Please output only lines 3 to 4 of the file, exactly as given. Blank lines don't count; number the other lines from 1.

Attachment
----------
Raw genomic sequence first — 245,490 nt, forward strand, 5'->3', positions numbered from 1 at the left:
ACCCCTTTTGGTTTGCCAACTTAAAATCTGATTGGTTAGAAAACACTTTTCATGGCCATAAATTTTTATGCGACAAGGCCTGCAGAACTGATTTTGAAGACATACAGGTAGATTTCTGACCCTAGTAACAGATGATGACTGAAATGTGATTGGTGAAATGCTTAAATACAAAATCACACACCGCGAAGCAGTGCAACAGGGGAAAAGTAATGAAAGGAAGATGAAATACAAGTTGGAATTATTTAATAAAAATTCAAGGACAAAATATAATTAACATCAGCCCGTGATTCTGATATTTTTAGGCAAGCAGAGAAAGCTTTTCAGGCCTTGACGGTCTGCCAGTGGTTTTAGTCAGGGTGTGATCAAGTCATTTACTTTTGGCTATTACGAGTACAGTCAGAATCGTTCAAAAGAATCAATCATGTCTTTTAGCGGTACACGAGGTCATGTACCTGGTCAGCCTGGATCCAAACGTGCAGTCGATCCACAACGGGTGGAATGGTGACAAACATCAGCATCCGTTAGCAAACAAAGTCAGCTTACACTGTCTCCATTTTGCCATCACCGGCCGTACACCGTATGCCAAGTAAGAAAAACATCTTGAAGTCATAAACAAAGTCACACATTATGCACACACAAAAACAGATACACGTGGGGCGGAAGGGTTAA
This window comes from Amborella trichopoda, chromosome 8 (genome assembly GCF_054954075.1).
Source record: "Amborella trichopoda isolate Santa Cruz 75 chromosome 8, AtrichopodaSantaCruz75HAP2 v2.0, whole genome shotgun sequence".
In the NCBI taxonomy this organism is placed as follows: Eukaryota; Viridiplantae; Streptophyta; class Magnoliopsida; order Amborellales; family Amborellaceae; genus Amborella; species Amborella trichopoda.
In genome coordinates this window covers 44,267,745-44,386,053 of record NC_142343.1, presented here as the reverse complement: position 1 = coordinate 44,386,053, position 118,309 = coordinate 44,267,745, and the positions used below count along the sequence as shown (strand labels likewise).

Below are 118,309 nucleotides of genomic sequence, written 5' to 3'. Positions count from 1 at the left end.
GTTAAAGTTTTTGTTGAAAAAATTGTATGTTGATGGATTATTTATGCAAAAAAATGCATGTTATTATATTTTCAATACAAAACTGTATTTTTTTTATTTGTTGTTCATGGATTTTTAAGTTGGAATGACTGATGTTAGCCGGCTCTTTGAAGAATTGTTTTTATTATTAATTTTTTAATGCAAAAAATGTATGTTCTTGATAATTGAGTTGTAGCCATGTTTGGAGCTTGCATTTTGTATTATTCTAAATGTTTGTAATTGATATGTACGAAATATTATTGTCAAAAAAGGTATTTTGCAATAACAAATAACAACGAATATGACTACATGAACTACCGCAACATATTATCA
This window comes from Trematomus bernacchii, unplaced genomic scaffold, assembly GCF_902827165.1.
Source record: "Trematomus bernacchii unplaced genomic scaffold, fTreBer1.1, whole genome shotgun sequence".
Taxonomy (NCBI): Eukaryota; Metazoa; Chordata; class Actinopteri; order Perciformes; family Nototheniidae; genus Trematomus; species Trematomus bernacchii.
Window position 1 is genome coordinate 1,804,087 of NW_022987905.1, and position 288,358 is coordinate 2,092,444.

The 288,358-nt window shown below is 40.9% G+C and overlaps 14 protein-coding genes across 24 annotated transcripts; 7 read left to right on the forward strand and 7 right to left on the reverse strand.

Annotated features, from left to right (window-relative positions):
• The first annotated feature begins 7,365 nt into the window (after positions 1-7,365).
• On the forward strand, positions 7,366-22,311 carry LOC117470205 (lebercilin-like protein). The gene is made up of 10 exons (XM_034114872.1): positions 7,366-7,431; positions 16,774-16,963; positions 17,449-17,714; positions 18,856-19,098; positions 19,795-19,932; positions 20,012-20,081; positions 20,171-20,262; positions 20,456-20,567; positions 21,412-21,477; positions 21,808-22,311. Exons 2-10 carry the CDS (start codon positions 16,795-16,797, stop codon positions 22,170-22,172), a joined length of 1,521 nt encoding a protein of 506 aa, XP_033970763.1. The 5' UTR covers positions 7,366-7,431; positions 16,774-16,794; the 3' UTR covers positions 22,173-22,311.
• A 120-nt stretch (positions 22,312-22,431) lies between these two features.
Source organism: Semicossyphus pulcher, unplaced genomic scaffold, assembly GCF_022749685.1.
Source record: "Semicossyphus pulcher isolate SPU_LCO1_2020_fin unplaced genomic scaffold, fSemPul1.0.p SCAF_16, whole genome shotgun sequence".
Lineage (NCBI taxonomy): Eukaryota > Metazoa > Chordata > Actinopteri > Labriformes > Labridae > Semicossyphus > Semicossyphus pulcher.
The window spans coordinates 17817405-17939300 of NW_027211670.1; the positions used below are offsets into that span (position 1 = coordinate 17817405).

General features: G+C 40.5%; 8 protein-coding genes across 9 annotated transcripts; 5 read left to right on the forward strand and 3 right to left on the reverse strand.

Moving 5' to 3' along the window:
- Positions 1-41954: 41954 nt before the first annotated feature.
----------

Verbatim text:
This window comes from Amborella trichopoda, chromosome 8 (genome assembly GCF_054954075.1).
Source record: "Amborella trichopoda isolate Santa Cruz 75 chromosome 8, AtrichopodaSantaCruz75HAP2 v2.0, whole genome shotgun sequence".